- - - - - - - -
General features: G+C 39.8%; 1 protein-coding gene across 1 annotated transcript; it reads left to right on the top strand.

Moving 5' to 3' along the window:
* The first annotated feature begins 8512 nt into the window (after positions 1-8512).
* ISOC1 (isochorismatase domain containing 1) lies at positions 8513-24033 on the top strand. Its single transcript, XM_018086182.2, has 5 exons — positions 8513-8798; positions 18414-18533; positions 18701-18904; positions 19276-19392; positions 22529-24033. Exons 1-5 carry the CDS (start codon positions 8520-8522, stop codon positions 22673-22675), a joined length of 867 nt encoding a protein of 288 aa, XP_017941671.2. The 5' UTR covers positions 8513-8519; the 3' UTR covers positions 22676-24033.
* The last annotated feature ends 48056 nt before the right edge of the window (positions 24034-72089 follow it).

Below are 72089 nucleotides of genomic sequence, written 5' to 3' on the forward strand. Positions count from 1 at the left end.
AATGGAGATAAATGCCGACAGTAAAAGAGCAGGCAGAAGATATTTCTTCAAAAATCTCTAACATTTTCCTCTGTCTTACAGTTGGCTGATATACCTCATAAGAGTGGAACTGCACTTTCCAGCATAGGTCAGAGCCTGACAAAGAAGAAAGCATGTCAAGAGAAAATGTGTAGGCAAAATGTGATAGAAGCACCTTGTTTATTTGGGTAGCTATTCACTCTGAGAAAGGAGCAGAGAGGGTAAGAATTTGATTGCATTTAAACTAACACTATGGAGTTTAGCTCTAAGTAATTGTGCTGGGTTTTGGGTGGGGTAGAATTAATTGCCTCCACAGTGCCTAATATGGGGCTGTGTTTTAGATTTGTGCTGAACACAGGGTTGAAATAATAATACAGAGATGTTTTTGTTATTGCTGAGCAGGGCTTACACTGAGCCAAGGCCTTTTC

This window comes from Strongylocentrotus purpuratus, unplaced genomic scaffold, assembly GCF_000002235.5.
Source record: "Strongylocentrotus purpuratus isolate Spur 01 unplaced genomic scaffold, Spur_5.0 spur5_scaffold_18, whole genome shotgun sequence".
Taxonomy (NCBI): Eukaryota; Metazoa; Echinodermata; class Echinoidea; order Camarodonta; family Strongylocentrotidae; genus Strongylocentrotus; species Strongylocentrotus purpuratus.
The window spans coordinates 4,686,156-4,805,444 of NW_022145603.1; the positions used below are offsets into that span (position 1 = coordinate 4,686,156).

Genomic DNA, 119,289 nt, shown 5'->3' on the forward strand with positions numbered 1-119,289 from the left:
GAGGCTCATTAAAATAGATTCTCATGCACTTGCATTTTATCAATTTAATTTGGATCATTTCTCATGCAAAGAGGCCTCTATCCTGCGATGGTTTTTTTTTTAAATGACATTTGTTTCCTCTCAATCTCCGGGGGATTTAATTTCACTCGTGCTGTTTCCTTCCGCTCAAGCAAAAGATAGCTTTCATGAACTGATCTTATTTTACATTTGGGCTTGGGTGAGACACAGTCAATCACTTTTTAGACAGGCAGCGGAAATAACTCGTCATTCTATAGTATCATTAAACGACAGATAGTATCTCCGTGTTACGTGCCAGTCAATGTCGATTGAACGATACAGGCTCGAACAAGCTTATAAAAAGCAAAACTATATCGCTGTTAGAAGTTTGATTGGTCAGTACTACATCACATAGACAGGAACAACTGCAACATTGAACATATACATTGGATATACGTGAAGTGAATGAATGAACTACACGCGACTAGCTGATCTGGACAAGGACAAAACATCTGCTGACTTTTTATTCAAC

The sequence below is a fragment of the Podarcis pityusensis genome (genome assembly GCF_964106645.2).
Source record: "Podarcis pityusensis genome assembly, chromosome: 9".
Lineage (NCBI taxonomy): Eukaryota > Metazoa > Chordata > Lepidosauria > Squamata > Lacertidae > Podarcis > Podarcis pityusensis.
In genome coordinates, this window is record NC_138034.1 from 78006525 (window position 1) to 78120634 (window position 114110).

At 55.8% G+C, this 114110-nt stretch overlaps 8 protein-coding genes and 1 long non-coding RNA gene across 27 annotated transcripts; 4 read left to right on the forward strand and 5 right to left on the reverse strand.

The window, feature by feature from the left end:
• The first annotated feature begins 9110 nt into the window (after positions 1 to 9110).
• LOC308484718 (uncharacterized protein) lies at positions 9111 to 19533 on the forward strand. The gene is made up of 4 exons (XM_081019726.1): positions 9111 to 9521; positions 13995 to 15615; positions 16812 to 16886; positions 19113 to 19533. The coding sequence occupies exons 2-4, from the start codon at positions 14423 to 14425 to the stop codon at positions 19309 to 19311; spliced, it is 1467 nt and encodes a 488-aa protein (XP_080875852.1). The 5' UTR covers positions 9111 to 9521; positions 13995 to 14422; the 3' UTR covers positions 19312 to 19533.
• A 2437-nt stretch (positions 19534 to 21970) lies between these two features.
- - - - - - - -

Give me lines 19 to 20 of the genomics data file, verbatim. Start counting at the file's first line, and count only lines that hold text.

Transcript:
The window, feature by feature from the left end:
• The first annotated feature begins 9110 nt into the window (after positions 1 to 9110).